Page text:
Readers React: UCSF, don’t diminish your end-of-life care by aligning with a Catholic hospital chain

UCSF Parnassus Heights
The front entrance at the Parnassus Heights campus of the UC San Francisco Medical Center is shown in 2017.
(Smith Collection / Gado / Getty Images)

To the editor: UC San Francisco should not partner with Catholic hospital chain Dignity Health.

Columnist Michael Hiltzik mentions that Dignity Health facilities don’t offer some crucially important medical services to women and the LGBTQ community.

On March 15, my 83-year-old husband, a retired professor at the University of Redlands, was able to take advantage of the California End of Life Option Act. After a biopsy on Jan. 30 showed a glioblastoma brain tumor, all he ever said to a consulting oncologist was, “I want to die as soon as possible.”

Had he been treated at a Dignity Health hospital, he may have had to endure an undignified end.


As Hiltzik emphasizes, science and some religions’ version of God don’t mix. Patients at Dignity Health hospitals cannot preserve their autonomy and control at the end of their lives if they choose to do so.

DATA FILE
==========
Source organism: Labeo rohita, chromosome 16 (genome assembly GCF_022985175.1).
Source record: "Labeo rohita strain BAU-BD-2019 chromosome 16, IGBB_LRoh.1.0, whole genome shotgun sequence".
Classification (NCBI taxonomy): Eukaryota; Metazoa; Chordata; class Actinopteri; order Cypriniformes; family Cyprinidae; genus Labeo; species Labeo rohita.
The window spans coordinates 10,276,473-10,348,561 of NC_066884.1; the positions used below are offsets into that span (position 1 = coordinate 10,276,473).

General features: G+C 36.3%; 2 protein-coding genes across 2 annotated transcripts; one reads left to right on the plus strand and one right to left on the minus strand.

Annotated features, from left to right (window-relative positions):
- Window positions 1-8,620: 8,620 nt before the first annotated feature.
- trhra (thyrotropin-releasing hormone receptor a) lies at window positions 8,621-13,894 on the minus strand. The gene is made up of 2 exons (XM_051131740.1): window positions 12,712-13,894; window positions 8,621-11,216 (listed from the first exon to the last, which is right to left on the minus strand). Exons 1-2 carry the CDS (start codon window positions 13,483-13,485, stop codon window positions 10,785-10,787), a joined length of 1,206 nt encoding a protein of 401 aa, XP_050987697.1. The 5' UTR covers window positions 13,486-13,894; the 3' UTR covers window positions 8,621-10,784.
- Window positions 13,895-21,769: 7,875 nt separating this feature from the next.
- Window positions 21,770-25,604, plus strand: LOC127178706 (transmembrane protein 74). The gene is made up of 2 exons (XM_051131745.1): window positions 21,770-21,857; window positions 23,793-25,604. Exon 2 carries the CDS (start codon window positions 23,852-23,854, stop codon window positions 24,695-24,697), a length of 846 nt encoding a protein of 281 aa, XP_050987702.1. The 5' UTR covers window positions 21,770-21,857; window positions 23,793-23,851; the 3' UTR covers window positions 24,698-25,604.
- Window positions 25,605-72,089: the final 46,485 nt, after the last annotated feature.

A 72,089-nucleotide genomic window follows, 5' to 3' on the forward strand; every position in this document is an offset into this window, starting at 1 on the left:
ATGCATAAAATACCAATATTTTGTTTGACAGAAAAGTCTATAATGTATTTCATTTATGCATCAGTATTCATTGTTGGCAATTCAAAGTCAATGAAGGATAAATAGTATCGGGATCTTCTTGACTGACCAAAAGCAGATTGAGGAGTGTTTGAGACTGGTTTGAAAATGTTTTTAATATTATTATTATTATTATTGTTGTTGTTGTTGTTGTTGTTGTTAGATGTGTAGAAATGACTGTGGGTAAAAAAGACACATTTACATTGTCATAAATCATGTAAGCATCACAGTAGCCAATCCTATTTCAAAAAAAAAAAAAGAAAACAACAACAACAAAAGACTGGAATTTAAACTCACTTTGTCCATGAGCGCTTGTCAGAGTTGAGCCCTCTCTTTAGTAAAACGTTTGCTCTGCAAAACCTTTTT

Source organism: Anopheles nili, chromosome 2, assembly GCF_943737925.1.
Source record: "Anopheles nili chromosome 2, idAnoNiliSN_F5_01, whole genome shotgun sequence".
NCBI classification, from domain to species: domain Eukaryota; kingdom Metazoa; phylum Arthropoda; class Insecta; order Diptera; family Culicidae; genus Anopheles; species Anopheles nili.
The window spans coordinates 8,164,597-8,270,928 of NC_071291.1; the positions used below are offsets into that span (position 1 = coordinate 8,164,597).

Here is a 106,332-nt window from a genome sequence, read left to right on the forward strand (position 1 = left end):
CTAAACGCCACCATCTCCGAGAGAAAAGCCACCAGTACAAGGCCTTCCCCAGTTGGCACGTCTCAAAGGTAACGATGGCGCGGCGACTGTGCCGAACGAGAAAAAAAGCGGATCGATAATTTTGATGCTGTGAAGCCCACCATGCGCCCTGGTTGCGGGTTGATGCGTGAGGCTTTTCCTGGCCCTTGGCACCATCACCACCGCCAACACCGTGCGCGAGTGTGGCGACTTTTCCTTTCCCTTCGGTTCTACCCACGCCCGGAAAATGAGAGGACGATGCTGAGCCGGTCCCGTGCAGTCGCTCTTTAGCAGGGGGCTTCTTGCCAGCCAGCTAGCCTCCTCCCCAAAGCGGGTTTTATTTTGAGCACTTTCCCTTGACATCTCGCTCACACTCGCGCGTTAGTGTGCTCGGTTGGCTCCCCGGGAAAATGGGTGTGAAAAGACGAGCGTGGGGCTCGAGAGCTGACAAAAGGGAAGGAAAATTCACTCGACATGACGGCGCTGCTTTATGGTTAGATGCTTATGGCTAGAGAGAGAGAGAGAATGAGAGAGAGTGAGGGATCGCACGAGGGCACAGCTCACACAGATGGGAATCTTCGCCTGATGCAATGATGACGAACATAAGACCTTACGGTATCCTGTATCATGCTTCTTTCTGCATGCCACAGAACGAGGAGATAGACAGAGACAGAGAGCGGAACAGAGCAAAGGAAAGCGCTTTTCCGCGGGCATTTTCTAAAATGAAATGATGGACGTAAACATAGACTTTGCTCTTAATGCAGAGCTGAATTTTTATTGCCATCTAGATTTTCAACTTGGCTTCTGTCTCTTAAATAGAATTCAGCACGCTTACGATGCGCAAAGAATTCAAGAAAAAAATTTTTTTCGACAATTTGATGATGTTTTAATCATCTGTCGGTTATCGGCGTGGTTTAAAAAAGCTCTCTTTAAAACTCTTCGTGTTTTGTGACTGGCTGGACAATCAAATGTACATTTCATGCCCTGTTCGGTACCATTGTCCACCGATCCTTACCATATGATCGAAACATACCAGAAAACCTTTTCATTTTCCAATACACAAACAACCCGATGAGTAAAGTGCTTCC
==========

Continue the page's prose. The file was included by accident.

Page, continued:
Jane Roberts, Redlands


To the editor: Hiltzik is spot on.


The University of California Board of Regents works on behalf of a taxpayer-supported institution. Thus, any partnership between UCSF and Dignity Health, a Catholic hospital chain that does not offer abortion or certain treatments that people from the LGBTQ community need, should not be allowed.

Seemingly, this a classic breaching of the doctrine of “separation of church and state,” embodied in the 1st Amendment of our U.S. Constitution.

Perhaps it’s time that the regents enhance their higher education with a course in Political Science 101.

Bob Teigan, Santa Susana

Follow the Opinion section on Twitter @latimesopinion and Facebook.

A cure for the common opinion

Get thought-provoking perspectives with our weekly newsletter.

You may occasionally receive promotional content from the Los Angeles Times.